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Bogdanovka

Ravine where Jewish deportees to Bogdanovka were murdered Ravine where Jewish deportees to Bogdanovka were murdered The National Archives for Photos and Films, Kiev, copy Yad Vashem Archive, Photo Collection 4147/18

In November 1941 between 20,000 and 25,000 Jews from Odessa, as well as Jews from other places, including from Bessarabia and North Bukovina, were deported to the village of Bogdanovka, about 200 kilometers northeast of Odessa, and put into barns and pigsties of a state farm. The total number of Bogdanovka camp inmates was between 48,000 and 54,000. In the last third of December 1941 the Romanian prefect of the area, Modest Isopescu, ordered the structures where ill detainees were held to be set on fire. Between 3,000 and 5,000 people, many of them deportees from Odessa, were burned alive. The rest of the Jews deported to Bogdanovka were shot in a nearby ravine in a massacre that lasted, with Christmas and New Year breaks, from December 21, 1941 to January 9, 1942. Jews were taken in groups of about 20 to the ravine, stood at the edge, and then shot. The children were thrown into the ravine alive. The perpetrators were members of the Ukrainian auxiliary police and the ethnic German militia (Selbstschutz).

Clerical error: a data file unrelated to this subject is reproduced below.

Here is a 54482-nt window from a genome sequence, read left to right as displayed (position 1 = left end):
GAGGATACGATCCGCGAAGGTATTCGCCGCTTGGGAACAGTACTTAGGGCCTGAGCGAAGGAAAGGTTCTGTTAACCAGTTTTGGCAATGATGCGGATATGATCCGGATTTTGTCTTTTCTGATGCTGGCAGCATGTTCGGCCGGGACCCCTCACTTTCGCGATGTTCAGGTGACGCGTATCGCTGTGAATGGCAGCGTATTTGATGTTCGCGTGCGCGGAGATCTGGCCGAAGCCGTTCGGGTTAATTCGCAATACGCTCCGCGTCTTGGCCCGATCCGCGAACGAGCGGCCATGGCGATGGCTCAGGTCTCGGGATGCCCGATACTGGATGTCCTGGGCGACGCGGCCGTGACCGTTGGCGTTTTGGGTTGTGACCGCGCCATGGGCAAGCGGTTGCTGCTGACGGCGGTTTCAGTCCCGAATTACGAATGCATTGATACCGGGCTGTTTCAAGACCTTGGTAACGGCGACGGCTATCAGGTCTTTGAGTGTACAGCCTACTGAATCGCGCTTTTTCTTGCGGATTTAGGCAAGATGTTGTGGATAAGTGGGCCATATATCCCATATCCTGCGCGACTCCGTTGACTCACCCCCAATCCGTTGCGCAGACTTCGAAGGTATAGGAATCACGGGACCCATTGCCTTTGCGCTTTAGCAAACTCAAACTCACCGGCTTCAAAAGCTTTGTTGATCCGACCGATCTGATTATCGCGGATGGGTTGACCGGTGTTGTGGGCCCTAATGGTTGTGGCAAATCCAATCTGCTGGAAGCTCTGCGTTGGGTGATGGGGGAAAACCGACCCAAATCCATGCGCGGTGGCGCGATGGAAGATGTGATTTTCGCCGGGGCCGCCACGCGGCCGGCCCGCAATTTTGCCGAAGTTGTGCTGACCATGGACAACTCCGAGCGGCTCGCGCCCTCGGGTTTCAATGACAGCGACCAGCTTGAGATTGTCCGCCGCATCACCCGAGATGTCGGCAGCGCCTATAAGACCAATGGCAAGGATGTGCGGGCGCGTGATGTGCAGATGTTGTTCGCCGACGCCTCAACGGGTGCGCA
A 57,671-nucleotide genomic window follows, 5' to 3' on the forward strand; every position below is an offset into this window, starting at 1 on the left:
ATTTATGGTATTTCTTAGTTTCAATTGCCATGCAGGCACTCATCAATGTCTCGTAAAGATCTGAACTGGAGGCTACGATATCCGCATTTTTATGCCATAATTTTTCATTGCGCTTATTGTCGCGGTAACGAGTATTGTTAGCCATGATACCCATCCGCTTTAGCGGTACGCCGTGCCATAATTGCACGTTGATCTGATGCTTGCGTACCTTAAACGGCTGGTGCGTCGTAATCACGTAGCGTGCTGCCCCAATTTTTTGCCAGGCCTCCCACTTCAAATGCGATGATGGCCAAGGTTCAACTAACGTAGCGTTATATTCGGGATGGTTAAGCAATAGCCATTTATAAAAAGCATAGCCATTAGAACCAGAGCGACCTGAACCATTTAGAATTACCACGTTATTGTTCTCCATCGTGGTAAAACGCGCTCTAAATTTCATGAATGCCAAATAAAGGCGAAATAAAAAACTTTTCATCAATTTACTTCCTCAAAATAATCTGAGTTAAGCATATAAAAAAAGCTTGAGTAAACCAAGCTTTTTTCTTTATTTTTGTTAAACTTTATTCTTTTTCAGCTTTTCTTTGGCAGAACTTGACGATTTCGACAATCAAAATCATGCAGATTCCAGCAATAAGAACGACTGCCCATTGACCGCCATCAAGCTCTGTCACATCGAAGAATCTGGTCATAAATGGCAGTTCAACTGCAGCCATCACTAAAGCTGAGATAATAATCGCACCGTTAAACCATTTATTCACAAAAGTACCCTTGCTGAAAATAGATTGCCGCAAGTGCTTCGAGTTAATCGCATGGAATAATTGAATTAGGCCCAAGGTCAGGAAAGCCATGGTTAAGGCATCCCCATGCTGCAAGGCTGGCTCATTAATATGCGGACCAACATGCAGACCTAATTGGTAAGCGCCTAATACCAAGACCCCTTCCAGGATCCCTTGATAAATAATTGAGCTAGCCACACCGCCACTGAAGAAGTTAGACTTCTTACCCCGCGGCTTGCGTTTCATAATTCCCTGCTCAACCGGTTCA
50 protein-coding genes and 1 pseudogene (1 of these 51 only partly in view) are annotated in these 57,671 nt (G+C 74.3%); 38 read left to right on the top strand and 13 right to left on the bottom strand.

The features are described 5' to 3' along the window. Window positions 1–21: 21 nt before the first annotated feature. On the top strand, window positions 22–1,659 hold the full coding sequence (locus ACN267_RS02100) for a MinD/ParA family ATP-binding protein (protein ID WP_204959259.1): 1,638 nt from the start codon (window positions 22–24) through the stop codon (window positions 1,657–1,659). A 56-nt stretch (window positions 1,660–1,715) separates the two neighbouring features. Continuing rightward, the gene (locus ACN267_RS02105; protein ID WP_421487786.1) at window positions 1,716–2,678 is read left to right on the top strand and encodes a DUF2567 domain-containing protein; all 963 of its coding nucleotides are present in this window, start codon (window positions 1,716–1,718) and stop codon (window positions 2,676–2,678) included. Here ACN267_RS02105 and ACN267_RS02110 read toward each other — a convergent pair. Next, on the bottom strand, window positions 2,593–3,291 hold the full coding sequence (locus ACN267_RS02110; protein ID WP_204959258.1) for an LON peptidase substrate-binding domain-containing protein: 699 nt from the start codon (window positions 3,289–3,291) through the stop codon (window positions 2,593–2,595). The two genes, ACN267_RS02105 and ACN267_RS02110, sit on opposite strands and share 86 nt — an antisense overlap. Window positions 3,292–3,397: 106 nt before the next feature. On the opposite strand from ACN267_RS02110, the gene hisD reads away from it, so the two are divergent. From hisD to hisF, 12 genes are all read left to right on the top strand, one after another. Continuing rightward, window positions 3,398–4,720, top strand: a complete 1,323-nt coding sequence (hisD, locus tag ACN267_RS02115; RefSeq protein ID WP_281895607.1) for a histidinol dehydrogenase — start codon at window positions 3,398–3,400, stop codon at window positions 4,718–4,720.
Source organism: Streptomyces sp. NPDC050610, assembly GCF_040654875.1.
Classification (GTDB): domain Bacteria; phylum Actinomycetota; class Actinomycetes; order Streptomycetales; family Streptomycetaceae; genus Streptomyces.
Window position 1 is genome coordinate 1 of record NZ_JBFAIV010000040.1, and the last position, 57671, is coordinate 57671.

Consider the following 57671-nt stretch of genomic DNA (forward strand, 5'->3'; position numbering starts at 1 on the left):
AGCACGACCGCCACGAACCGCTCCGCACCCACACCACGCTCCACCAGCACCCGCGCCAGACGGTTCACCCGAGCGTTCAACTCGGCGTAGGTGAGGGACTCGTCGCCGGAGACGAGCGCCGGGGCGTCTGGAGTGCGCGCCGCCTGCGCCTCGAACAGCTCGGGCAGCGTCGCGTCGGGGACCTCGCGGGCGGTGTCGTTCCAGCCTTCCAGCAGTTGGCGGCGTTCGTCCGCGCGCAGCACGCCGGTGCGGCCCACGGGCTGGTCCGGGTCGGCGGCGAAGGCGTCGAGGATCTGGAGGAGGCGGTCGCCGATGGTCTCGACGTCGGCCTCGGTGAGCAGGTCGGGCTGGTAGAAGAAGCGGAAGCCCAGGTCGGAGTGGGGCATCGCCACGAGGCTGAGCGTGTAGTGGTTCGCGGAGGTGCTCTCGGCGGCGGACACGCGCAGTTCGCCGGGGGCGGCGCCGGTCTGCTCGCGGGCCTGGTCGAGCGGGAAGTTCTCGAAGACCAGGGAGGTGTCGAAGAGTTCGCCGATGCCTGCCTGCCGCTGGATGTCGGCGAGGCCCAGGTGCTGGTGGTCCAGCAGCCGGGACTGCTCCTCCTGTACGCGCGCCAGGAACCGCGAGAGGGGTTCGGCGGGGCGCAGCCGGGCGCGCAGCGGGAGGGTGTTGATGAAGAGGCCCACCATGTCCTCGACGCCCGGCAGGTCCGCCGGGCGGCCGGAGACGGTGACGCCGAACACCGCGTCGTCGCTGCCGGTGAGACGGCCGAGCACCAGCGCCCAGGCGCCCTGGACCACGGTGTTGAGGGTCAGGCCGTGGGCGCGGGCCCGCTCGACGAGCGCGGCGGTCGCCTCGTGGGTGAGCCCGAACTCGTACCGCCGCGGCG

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Naum Krimer was born in 1928 in Odessa and lived there during the war years (part 1)
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Naum Krimer was born in 1928 in Odessa and lived there during the war years (part 1)
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